Posted: Tuesday, September 20th, 2016
by Peter A’hearn
NGSS is a big shift. Teachers need to learn new content, figure out how this whole engineering thing relates to science, and develop new unit and lesson plans. How could NGSS possibly make life easier?
The idea that NGSS could make our lives easier came to me during the California State NGSS Rollout #1 Classroom Example lesson on chromatography. I have since done this lesson with high school chemistry students and it made me think back to having my own students do chromatography. I spent lots of time preparing to make sure the experiment went well and achieved the “correct” result. I pre-prepared the solutions and organized and prepped the materials. I re-wrote and re-wrote again the procedure so there was no way a kid could get it wrong. I spent 20 minutes before the lab modeling all of the steps in class, so there was no way to do it wrong. Except that it turns out there were many. Learn More…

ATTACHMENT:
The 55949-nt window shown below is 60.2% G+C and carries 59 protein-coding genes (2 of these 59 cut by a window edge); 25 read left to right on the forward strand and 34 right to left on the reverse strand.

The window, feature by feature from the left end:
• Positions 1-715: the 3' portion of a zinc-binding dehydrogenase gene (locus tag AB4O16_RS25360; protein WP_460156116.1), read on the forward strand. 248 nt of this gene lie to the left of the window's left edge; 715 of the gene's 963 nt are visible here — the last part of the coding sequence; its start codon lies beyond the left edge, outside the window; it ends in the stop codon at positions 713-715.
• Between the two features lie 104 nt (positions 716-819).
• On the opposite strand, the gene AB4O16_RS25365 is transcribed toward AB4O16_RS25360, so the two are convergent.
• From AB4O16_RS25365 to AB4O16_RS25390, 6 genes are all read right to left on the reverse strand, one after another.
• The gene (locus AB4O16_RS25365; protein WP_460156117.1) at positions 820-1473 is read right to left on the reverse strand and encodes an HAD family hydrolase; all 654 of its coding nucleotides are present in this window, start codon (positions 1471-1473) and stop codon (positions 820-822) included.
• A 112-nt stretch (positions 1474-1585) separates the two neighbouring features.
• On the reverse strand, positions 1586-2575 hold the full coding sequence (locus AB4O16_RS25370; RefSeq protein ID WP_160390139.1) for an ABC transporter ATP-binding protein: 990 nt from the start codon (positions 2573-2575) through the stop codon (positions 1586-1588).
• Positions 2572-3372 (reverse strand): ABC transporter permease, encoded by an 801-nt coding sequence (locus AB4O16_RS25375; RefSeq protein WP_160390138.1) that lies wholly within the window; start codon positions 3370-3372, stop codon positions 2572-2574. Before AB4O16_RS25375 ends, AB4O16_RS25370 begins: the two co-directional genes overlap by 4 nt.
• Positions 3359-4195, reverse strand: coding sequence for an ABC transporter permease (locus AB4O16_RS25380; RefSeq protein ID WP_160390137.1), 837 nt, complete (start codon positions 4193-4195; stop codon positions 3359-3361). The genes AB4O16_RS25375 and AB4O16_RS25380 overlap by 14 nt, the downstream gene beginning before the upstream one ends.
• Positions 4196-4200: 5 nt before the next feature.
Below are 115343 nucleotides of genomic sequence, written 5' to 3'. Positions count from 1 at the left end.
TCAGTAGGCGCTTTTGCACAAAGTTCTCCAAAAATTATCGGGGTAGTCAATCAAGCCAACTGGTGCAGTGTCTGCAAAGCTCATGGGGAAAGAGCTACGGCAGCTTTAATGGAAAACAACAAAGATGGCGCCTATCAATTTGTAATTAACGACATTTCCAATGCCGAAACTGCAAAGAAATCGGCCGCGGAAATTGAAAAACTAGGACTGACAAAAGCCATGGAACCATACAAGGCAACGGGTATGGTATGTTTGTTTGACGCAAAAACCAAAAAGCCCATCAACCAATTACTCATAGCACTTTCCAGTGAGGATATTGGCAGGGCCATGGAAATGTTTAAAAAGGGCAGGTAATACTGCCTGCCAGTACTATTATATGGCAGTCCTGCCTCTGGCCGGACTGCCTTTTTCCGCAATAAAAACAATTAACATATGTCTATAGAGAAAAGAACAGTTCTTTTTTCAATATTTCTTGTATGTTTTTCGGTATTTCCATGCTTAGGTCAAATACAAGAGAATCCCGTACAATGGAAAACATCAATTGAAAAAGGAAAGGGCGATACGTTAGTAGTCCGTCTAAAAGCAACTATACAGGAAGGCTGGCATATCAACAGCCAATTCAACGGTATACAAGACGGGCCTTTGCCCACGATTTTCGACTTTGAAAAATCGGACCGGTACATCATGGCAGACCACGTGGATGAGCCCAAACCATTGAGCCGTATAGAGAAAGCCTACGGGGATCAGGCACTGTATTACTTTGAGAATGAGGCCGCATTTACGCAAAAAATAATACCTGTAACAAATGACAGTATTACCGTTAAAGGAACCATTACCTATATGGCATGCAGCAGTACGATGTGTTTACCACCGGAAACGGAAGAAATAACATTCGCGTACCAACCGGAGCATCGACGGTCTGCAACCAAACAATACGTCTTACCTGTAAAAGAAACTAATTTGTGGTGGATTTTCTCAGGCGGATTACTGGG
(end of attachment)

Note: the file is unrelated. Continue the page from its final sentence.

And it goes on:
Posted: Tuesday, September 20th, 2016
by Robert C. Victor. Twilight sky maps by Robert D. Miller. Graph of evening planet setting times by Dr. Jeffrey L. Hunt
Our evening twilight chart for September, depicting the sky about 40 minutes after sunset from SoCal, shows brilliant Venus remaining low, creeping from W to WSW and gaining a little altitude as the month progresses. Its close encounter within 2.5° N of Spica on Sept. 18 is best seen with binoculars to catch the star low in bright twilight. The brightest stars in the evening sky are golden Arcturus descending in the west, and blue-white Vega passing just north of overhead. Look for Altair and Deneb completing the Summer Triangle with Vega. The triangle of Mars-Saturn-Antares expands as Mars seems to hold nearly stationary in SSW as the month progresses, while Saturn and Antares slink off to the SW. Learn More…